In a few hours I’m scheduled for surgery, an operation I’ve known was coming since last April. Compared to many procedures to remove cancerous tumors, mine will be relatively simple. Over the last few months I’ve had a lot of time to ponder the types of cancer I could’ve been diagnosed with – cancers that aren’t treated so easily. Cancers that don’t have such a hopeful prognosis. Cancers that have spread to other parts of your body.
That’s not the case for me.
I will have a lumpectomy, which together with radiation and Herceptin infusions over the next year will give me a five percent chance of recurrence of cancer over the next eight years. Those are great odds, if you ask me.
But I’m still scared.
I’ve had enough surgeries in my lifetime to know that most of the time things go just fine and you recover without a hitch. And I know that sometimes there are complications.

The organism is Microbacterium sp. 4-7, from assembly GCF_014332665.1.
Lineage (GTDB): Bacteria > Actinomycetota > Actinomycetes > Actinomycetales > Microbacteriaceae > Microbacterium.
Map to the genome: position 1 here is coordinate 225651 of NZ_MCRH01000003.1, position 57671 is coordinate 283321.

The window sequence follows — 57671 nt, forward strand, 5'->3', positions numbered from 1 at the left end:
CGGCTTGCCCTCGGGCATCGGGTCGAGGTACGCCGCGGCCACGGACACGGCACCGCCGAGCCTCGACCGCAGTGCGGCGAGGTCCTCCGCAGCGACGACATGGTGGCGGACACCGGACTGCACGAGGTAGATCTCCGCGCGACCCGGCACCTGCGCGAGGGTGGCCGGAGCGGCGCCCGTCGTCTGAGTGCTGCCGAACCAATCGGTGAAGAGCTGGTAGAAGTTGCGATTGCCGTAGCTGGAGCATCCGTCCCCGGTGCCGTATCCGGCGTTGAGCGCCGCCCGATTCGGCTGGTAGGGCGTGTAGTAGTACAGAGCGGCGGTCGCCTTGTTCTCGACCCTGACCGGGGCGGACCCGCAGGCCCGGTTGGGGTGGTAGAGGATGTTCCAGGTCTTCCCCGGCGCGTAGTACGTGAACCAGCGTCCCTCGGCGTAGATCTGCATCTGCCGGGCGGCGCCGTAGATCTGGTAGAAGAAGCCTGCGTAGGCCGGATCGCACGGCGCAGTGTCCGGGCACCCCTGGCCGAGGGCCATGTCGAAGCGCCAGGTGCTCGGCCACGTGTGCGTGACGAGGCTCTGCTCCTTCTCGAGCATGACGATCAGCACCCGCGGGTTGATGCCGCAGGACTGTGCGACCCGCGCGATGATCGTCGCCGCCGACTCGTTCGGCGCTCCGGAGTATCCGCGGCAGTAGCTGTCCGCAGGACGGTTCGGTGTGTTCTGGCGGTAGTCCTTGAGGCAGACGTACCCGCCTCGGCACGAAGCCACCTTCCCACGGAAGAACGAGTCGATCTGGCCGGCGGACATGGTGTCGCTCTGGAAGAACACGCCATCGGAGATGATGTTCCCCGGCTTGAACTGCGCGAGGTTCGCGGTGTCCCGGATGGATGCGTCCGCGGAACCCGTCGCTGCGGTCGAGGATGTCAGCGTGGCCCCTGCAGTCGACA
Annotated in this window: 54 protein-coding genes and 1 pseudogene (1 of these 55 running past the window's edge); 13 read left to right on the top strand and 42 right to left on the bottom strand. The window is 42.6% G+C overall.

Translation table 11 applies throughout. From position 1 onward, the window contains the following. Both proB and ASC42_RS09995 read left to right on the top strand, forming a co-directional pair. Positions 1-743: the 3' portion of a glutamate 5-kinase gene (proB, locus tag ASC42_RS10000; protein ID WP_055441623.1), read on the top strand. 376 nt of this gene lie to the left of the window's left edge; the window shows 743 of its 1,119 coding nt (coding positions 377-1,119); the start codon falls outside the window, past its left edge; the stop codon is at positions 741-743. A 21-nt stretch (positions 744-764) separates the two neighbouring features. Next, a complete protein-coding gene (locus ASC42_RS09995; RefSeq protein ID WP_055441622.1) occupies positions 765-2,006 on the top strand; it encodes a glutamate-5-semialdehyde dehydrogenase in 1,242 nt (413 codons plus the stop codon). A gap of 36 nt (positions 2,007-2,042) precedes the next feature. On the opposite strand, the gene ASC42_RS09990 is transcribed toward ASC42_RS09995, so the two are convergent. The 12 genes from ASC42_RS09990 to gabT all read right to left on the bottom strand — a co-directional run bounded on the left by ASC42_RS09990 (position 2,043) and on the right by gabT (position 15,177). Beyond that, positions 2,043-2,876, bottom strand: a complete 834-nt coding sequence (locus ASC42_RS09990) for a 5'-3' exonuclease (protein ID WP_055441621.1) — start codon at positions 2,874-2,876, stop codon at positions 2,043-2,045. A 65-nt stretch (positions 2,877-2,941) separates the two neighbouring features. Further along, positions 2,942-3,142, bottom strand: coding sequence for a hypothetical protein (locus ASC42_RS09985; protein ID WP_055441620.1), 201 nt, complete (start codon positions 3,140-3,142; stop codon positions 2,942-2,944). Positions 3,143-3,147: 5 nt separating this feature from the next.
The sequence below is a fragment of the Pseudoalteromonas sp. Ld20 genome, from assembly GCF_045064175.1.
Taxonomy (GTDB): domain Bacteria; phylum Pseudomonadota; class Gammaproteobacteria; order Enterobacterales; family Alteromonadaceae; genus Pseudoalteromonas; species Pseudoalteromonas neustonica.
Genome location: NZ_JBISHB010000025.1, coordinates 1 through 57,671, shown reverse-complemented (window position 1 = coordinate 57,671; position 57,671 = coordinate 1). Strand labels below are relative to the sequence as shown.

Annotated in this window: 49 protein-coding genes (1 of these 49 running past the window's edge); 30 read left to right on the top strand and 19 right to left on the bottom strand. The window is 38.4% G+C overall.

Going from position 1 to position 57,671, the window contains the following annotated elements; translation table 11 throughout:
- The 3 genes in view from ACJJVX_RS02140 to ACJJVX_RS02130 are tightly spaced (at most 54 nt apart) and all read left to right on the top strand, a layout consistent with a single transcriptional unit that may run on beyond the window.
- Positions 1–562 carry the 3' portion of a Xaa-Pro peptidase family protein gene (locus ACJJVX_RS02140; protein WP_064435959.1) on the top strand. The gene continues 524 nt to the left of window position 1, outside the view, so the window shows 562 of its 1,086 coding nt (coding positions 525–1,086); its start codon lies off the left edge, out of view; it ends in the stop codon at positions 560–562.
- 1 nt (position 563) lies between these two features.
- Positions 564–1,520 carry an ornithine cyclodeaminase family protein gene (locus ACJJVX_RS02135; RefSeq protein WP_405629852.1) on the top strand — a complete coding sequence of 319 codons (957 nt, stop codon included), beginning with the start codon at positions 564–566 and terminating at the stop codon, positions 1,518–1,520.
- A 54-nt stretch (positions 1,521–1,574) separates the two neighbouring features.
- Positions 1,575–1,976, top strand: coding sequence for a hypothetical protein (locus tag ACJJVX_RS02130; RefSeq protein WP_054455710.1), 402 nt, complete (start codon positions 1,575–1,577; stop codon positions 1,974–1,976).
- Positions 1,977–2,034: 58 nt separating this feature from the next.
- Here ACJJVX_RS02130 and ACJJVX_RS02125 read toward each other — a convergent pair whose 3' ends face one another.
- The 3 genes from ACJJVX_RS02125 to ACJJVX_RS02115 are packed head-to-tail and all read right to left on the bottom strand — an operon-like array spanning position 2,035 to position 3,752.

The last time I had surgery there were complications and it was no picnic. It took ten more days in the hospital and five more surgical procedures to repair the damage. The doctor did everything he could to make it right, including standing at the foot of my bed and telling me he was sorry.
That’s a good doctor, if you ask me.
During one of the last procedures, I woke up, keenly aware of the tube down my throat and a choking sensation. Terrified, I remember thinking, oh God, just put me back to sleep! Not being able to speak or move, I opened my eyes, thinking that would alert someone, which it probably did because I went back to sleep shortly thereafter. But right before I did, I glanced over to the corner of the room and noticed a nurse I hadn’t seen before – and by that time I knew all the staff involved in this particular procedure. Standing with her arms folded and one foot crossed over the other, she smiled at me.
“You’re okay,” she said. “He’s right here with you.”
I went back to sleep and never saw her again.
So maybe it was all the drugs they’d given me that week. Maybe it was just a dream.
Or maybe it was an angel in scrubs.
And whether I actually see her tomorrow or not, he’ll be there.